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Drinking green and black tea does lower blood pressure

So get your daily cuppa, and even though it might be better if you don't add milk, researchers say it may not make that much difference if you do

Flavonoids in tea are responsible for the blod-pressure lowering properties of tea
Flavonoids in tea are responsible for the blod-pressure lowering properties of tea (Verena Böttcher/Unsplash)

A new study from the University of California, Irvine shows that compounds in both green and black tea relax blood vessels by activating ion channel proteins in the blood vessel wall. The discovery helps explain the antihypertensive properties of tea and could lead to the design of new blood pressure-lowering medications.

Published in Cellular Physiology and Biochemistry, the discovery was made by the laboratory of Geoffrey Abbott, PhD, a professor in the Department of Physiology and Biophysics at the UCI School of Medicine.

Results from the research revealed that two catechin-type flavonoid compounds (catechins are a type of natural phenol and antioxidant) found in tea, each activate a specific type of ion channel protein named KCNQ5, which allows potassium ions to diffuse out of cells to reduce cellular excitability. As KCNQ5 is found in the smooth muscle that lines blood vessels, its activation by tea catechins was also predicted to relax blood vessels, thus lower blood pressure.

While prior studies demonstrated that consumption of green or black tea can reduce blood pressure by a small but consistent amount, the identification of KCNQ5 as a novel target for the hypertensive properties of tea catechins may facilitate the creation of new drugs or dietary methods to control hypertension.

Tea has been produced and consumed for more than 4,000 years and upwards of 2 billion cups of tea are currently drunk each day worldwide, second only to water in terms of the volume consumed by people globally. The three commonly consumed caffeinated teas (green, oolong, and black) are all produced from the leaves of the evergreen species Camellia sinensis, the differences arising from different degrees of fermentation during tea production.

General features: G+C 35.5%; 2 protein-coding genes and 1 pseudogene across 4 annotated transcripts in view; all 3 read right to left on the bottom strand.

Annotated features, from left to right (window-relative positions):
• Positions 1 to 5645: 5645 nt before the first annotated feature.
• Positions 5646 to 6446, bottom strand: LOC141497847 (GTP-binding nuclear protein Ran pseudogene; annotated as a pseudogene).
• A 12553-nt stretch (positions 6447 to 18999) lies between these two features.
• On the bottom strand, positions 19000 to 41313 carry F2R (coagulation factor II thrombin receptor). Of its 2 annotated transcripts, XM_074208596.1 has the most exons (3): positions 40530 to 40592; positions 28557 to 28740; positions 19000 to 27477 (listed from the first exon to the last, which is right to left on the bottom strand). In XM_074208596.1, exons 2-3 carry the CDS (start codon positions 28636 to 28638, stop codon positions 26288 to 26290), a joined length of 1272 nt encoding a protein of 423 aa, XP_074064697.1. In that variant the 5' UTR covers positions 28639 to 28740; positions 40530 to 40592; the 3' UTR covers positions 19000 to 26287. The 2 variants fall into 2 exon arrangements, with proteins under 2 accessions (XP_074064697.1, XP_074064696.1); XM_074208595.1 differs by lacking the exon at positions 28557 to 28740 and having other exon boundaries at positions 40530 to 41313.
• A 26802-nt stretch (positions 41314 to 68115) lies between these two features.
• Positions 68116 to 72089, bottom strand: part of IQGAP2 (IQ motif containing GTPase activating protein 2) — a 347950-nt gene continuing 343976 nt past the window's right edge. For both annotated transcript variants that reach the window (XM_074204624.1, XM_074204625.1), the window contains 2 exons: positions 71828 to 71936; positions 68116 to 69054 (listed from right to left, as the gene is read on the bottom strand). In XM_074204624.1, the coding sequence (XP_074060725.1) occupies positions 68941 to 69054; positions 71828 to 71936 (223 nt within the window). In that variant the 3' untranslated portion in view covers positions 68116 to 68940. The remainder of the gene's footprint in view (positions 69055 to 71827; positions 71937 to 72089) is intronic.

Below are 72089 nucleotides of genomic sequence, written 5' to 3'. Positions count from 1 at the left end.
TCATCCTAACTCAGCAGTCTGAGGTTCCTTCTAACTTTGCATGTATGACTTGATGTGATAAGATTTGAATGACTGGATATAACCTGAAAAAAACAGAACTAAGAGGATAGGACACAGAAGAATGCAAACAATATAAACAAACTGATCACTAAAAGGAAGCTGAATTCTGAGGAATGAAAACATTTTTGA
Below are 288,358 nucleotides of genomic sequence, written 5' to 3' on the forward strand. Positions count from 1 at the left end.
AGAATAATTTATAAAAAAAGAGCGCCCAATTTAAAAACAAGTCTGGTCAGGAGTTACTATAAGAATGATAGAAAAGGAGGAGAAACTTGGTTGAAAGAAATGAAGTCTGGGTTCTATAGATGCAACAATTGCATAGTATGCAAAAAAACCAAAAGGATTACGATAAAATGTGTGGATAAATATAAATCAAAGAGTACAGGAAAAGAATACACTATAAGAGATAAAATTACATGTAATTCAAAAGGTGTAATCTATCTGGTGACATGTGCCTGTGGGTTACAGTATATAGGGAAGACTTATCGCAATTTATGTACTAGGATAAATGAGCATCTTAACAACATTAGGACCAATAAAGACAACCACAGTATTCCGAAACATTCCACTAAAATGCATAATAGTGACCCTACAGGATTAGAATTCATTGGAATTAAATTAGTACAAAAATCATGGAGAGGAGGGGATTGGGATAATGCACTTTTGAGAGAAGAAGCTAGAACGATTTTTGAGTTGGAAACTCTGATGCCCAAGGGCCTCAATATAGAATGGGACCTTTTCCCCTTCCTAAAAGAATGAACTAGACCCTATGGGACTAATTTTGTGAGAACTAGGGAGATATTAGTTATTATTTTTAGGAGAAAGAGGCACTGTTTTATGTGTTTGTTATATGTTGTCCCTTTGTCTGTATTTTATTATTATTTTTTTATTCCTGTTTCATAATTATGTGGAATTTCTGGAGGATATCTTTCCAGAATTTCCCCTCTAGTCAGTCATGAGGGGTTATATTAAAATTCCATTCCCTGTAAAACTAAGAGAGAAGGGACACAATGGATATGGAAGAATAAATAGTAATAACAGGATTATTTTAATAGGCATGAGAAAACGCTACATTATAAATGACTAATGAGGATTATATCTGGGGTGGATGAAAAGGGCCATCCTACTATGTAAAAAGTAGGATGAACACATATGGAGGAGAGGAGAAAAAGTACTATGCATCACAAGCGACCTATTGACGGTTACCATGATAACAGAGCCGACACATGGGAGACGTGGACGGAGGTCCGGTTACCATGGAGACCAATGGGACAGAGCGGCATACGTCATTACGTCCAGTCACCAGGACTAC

Black tea is commonly mixed with milk before it is consumed in many countries. The researchers in the present study found that when black tea was directly applied to cells containing the KCNQ5 channel, the addition of milk prevented the beneficial KCNQ5-activating effects of tea. However, according to Abbott, “We don’t believe this means one needs to avoid milk when drinking tea to take advantage of the beneficial properties of tea. We are confident that the environment in the human stomach will separate the catechins from the proteins and other molecules in milk that would otherwise block catechins’ beneficial effects.”

This hypothesis is borne out by other studies showing antihypertensive benefits of tea regardless of whether it is consumed along with milk. The team also found, using mass spectrometry, that warming green tea to 35 degrees Celsius alters its chemical composition in a way that renders it more effective at activating KCNQ5.

“Regardless of whether tea is consumed iced or hot, this temperature is achieved after tea is drunk, as human body temperature is about 37 degrees Celsius,” explained Abbott. “Thus, simply by drinking tea we activate its beneficial, antihypertensive properties.”

Source: UCI School of Medicine

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